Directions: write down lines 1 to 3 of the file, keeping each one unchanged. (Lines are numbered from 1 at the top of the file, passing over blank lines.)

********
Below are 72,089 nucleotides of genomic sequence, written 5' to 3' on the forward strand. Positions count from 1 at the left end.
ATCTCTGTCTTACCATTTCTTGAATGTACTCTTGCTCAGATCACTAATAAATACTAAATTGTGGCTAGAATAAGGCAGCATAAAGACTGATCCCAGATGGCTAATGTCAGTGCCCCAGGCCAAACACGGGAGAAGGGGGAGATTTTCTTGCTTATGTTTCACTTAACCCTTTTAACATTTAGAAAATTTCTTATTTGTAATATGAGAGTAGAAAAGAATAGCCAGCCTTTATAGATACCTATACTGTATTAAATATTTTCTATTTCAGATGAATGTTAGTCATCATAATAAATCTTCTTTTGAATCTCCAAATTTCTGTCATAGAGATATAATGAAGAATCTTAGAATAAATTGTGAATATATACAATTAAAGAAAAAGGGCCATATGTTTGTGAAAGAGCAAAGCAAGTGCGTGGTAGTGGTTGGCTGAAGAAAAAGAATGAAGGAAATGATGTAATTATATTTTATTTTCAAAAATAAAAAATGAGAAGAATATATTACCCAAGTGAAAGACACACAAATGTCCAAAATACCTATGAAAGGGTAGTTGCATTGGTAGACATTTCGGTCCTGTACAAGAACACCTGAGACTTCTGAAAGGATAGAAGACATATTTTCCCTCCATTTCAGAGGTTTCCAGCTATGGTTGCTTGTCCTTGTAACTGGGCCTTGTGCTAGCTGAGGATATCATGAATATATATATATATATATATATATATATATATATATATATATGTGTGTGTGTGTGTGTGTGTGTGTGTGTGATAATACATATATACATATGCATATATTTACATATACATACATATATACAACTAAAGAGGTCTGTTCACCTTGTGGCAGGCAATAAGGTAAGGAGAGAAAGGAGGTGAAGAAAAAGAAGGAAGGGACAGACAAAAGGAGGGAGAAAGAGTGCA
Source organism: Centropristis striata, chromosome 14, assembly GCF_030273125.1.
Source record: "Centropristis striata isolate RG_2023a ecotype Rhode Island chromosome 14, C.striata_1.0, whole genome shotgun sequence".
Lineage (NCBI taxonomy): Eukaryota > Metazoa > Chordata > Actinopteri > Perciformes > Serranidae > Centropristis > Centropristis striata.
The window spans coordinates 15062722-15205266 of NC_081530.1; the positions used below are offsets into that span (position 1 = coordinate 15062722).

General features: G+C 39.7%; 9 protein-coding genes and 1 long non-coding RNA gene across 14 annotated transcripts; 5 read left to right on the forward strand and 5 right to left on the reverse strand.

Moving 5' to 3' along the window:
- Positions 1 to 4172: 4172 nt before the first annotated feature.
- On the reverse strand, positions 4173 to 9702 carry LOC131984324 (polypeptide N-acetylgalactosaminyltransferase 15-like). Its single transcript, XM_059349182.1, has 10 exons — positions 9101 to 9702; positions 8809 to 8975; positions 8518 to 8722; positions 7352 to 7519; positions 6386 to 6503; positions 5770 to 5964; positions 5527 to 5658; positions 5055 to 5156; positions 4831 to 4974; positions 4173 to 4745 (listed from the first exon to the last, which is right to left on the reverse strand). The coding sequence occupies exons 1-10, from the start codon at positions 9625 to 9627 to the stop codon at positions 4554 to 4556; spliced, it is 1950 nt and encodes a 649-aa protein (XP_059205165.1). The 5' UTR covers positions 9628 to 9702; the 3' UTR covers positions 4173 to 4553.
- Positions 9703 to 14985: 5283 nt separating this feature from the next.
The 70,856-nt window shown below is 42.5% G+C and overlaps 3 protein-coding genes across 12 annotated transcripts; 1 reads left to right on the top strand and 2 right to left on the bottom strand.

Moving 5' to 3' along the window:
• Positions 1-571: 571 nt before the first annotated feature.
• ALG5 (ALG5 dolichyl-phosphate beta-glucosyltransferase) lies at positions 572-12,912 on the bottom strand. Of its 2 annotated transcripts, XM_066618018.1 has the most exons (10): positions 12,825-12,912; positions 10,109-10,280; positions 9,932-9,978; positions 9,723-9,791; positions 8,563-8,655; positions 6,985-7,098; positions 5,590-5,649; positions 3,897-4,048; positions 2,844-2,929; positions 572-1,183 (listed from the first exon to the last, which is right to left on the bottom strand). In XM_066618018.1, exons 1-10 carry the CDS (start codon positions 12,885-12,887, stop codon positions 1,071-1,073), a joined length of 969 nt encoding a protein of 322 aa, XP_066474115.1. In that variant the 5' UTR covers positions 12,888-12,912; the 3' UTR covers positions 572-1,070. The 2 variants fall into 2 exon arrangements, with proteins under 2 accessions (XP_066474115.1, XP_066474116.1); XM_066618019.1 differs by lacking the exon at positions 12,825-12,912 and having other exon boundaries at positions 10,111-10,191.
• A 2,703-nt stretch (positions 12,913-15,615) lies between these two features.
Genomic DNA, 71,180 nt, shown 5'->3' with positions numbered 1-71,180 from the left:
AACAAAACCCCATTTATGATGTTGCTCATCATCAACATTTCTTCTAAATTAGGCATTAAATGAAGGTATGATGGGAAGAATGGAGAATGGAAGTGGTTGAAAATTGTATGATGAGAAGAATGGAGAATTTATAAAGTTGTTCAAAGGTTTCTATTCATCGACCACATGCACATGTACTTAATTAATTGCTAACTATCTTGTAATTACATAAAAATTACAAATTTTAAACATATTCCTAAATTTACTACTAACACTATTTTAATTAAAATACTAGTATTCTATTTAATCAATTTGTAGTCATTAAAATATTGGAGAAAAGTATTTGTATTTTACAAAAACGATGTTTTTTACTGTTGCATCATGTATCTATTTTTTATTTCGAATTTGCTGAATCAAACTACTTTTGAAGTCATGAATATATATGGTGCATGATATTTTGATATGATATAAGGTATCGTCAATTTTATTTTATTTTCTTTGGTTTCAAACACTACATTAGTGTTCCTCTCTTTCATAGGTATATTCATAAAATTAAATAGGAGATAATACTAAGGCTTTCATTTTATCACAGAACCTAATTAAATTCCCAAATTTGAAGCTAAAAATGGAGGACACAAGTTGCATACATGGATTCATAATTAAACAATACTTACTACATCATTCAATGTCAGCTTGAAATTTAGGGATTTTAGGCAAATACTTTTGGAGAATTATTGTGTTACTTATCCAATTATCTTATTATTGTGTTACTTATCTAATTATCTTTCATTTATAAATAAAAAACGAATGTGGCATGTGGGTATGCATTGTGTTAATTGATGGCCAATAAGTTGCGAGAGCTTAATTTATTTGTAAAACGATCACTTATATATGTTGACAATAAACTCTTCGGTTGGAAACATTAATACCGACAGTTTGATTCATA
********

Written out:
Below are 72,089 nucleotides of genomic sequence, written 5' to 3' on the forward strand. Positions count from 1 at the left end.
ATCTCTGTCTTACCATTTCTTGAATGTACTCTTGCTCAGATCACTAATAAATACTAAATTGTGGCTAGAATAAGGCAGCATAAAGACTGATCCCAGATGGCTAATGTCAGTGCCCCAGGCCAAACACGGGAGAAGGGGGAGATTTTCTTGCTTATGTTTCACTTAACCCTTTTAACATTTAGAAAATTTCTTATTTGTAATATGAGAGTAGAAAAGAATAGCCAGCCTTTATAGATACCTATACTGTATTAAATATTTTCTATTTCAGATGAATGTTAGTCATCATAATAAATCTTCTTTTGAATCTCCAAATTTCTGTCATAGAGATATAATGAAGAATCTTAGAATAAATTGTGAATATATACAATTAAAGAAAAAGGGCCATATGTTTGTGAAAGAGCAAAGCAAGTGCGTGGTAGTGGTTGGCTGAAGAAAAAGAATGAAGGAAATGATGTAATTATATTTTATTTTCAAAAATAAAAAATGAGAAGAATATATTACCCAAGTGAAAGACACACAAATGTCCAAAATACCTATGAAAGGGTAGTTGCATTGGTAGACATTTCGGTCCTGTACAAGAACACCTGAGACTTCTGAAAGGATAGAAGACATATTTTCCCTCCATTTCAGAGGTTTCCAGCTATGGTTGCTTGTCCTTGTAACTGGGCCTTGTGCTAGCTGAGGATATCATGAATATATATATATATATATATATATATATATATATATATATATGTGTGTGTGTGTGTGTGTGTGTGTGTGTGATAATACATATATACATATGCATATATTTACATATACATACATATATACAACTAAAGAGGTCTGTTCACCTTGTGGCAGGCAATAAGGTAAGGAGAGAAAGGAGGTGAAGAAAAAGAAGGAAGGGACAGACAAAAGGAGGGAGAAAGAGTGCA
Source organism: Centropristis striata, chromosome 14, assembly GCF_030273125.1.